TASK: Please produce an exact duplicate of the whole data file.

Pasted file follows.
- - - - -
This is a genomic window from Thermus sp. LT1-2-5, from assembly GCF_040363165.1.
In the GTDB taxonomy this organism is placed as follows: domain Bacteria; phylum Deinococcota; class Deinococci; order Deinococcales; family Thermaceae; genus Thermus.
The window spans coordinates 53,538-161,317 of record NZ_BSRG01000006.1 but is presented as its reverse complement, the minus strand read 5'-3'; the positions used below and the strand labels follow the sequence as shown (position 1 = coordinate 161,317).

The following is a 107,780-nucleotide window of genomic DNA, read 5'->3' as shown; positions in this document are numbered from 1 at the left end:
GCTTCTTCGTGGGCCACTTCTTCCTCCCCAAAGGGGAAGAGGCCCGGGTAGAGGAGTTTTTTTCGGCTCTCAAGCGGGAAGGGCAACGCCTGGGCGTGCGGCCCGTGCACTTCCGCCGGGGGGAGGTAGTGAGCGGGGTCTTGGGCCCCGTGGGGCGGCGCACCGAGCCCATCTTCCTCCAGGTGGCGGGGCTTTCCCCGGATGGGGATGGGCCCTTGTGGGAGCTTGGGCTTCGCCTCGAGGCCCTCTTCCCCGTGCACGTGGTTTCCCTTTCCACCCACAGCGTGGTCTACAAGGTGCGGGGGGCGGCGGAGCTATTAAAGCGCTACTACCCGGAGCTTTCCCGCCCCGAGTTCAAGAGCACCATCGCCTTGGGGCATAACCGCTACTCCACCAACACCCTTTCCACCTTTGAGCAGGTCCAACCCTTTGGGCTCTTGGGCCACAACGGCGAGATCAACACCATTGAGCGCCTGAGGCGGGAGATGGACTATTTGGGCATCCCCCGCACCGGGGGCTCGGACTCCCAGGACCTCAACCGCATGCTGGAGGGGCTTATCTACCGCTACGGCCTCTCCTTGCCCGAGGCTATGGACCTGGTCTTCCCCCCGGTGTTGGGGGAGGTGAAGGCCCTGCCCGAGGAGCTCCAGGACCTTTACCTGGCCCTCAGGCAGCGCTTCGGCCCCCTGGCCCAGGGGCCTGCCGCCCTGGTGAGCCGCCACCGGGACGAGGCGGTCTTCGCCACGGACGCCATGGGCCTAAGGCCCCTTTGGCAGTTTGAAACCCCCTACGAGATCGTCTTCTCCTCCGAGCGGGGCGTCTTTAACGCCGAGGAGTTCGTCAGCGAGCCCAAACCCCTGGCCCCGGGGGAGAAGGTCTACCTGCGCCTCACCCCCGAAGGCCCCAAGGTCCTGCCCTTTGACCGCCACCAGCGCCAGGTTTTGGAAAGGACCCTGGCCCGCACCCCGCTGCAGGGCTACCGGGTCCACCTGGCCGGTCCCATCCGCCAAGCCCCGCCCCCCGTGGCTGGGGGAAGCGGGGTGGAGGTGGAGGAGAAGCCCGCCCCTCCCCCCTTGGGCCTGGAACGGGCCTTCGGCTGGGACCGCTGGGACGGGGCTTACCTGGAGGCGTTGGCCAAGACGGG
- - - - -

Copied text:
This is a genomic window from Thermus sp. LT1-2-5, from assembly GCF_040363165.1.
In the GTDB taxonomy this organism is placed as follows: domain Bacteria; phylum Deinococcota; class Deinococci; order Deinococcales; family Thermaceae; genus Thermus.
The window spans coordinates 53,538-161,317 of record NZ_BSRG01000006.1 but is presented as its reverse complement, the minus strand read 5'-3'; the positions used below and the strand labels follow the sequence as shown (position 1 = coordinate 161,317).

The following is a 107,780-nucleotide window of genomic DNA, read 5'->3' as shown; positions in this document are numbered from 1 at the left end:
GCTTCTTCGTGGGCCACTTCTTCCTCCCCAAAGGGGAAGAGGCCCGGGTAGAGGAGTTTTTTTCGGCTCTCAAGCGGGAAGGGCAACGCCTGGGCGTGCGGCCCGTGCACTTCCGCCGGGGGGAGGTAGTGAGCGGGGTCTTGGGCCCCGTGGGGCGGCGCACCGAGCCCATCTTCCTCCAGGTGGCGGGGCTTTCCCCGGATGGGGATGGGCCCTTGTGGGAGCTTGGGCTTCGCCTCGAGGCCCTCTTCCCCGTGCACGTGGTTTCCCTTTCCACCCACAGCGTGGTCTACAAGGTGCGGGGGGCGGCGGAGCTATTAAAGCGCTACTACCCGGAGCTTTCCCGCCCCGAGTTCAAGAGCACCATCGCCTTGGGGCATAACCGCTACTCCACCAACACCCTTTCCACCTTTGAGCAGGTCCAACCCTTTGGGCTCTTGGGCCACAACGGCGAGATCAACACCATTGAGCGCCTGAGGCGGGAGATGGACTATTTGGGCATCCCCCGCACCGGGGGCTCGGACTCCCAGGACCTCAACCGCATGCTGGAGGGGCTTATCTACCGCTACGGCCTCTCCTTGCCCGAGGCTATGGACCTGGTCTTCCCCCCGGTGTTGGGGGAGGTGAAGGCCCTGCCCGAGGAGCTCCAGGACCTTTACCTGGCCCTCAGGCAGCGCTTCGGCCCCCTGGCCCAGGGGCCTGCCGCCCTGGTGAGCCGCCACCGGGACGAGGCGGTCTTCGCCACGGACGCCATGGGCCTAAGGCCCCTTTGGCAGTTTGAAACCCCCTACGAGATCGTCTTCTCCTCCGAGCGGGGCGTCTTTAACGCCGAGGAGTTCGTCAGCGAGCCCAAACCCCTGGCCCCGGGGGAGAAGGTCTACCTGCGCCTCACCCCCGAAGGCCCCAAGGTCCTGCCCTTTGACCGCCACCAGCGCCAGGTTTTGGAAAGGACCCTGGCCCGCACCCCGCTGCAGGGCTACCGGGTCCACCTGGCCGGTCCCATCCGCCAAGCCCCGCCCCCCGTGGCTGGGGGAAGCGGGGTGGAGGTGGAGGAGAAGCCCGCCCCTCCCCCCTTGGGCCTGGAACGGGCCTTCGGCTGGGACCGCTGGGACGGGGCTTACCTGGAGGCGTTGGCCAAGACGGG